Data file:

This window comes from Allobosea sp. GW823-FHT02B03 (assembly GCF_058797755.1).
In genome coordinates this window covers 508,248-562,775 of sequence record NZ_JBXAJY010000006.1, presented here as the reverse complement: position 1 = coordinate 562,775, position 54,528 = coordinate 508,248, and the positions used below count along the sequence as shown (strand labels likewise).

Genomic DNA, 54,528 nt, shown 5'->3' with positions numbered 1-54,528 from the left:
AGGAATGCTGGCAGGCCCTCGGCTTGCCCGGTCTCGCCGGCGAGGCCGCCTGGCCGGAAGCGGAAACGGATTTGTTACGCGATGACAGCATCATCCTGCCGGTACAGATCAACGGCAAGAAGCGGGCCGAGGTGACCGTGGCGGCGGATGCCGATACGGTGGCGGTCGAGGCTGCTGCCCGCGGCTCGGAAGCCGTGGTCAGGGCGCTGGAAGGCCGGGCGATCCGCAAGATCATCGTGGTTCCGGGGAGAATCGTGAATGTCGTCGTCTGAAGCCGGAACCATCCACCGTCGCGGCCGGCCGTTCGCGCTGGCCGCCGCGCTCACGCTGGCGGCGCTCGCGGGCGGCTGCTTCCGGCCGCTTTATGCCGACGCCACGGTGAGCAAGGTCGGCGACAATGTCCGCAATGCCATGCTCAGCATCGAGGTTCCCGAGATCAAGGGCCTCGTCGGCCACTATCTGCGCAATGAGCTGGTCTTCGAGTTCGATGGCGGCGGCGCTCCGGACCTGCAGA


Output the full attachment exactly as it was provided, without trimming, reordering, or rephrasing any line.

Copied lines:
This window comes from Allobosea sp. GW823-FHT02B03 (assembly GCF_058797755.1).
In genome coordinates this window covers 508,248-562,775 of sequence record NZ_JBXAJY010000006.1, presented here as the reverse complement: position 1 = coordinate 562,775, position 54,528 = coordinate 508,248, and the positions used below count along the sequence as shown (strand labels likewise).

Genomic DNA, 54,528 nt, shown 5'->3' with positions numbered 1-54,528 from the left:
AGGAATGCTGGCAGGCCCTCGGCTTGCCCGGTCTCGCCGGCGAGGCCGCCTGGCCGGAAGCGGAAACGGATTTGTTACGCGATGACAGCATCATCCTGCCGGTACAGATCAACGGCAAGAAGCGGGCCGAGGTGACCGTGGCGGCGGATGCCGATACGGTGGCGGTCGAGGCTGCTGCCCGCGGCTCGGAAGCCGTGGTCAGGGCGCTGGAAGGCCGGGCGATCCGCAAGATCATCGTGGTTCCGGGGAGAATCGTGAATGTCGTCGTCTGAAGCCGGAACCATCCACCGTCGCGGCCGGCCGTTCGCGCTGGCCGCCGCGCTCACGCTGGCGGCGCTCGCGGGCGGCTGCTTCCGGCCGCTTTATGCCGACGCCACGGTGAGCAAGGTCGGCGACAATGTCCGCAATGCCATGCTCAGCATCGAGGTTCCCGAGATCAAGGGCCTCGTCGGCCACTATCTGCGCAATGAGCTGGTCTTCGAGTTCGATGGCGGCGGCGCTCCGGACCTGCAGA